FEMA Map Modernization Effort in Minnesota

As part of a national 5-year map modernization effort, FEMA floodplain maps are being updated. If available, newer flood elevation data are being used, and newer elevation data (topography) are being used to draw the boundaries of the floodplain. The cities and unincorporated areas are being mapped together, so there will not be separate city maps. The paper panels will have an aerial photo background, making it easier to find areas. The map will also be produced in a digital format, meaning that the floodplain can be a layer in a computer mapping system, and can be overlaid on other layers such as the aerial photos, parcels, etc.

What does the FEMA Map Modernization Process Involve?

  • Key steps (complete process takes 2 or more years):
    • Scoping - Gathering available data
    • Map production - Map studies & production
    • Preliminary Map - date preliminary maps mailed to cities and county
    • Open House - Local Official Meeting and Public Open House
    • 90-Day begins - 90-day appeal period starts after 2nd notice in local papers; only applicable if flood elevation changes are proposed
    • 90-Day ends - end of the 90-day appeal period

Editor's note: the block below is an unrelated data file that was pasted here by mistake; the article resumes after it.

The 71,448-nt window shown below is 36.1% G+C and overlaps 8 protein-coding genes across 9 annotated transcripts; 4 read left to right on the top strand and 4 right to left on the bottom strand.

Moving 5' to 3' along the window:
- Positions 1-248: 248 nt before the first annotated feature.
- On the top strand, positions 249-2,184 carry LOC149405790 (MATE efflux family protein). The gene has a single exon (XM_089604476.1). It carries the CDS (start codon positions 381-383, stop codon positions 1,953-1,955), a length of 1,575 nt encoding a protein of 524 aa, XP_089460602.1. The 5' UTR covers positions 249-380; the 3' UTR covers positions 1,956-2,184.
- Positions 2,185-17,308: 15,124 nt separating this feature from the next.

• Letter of Final Determination (LFD) - Formal letter sent to cities and county saying that the maps are final and become effective in 6 months
    • Map Effective - Date the final maps become effective (official) for flood insurance and zoning
    • No Map Update - Due to limitations in FEMA funds, 43 Minnesota counties will not get updated maps during the Mod Modernization Effort. Options for getting those counties better data are being evaluated.
  • FEMA map modernization process - Flowchart of key steps/timeline pdf
  • FEMA map modernization process - Text explanation of key steps pdf
  • How do I challenge what's shown on the FEMA preliminary maps? pdf
  • Community Map Review Checklist pdf

Where can I view the preliminary or new effective maps?

What is the timing for the FEMA map updates in Minnesota?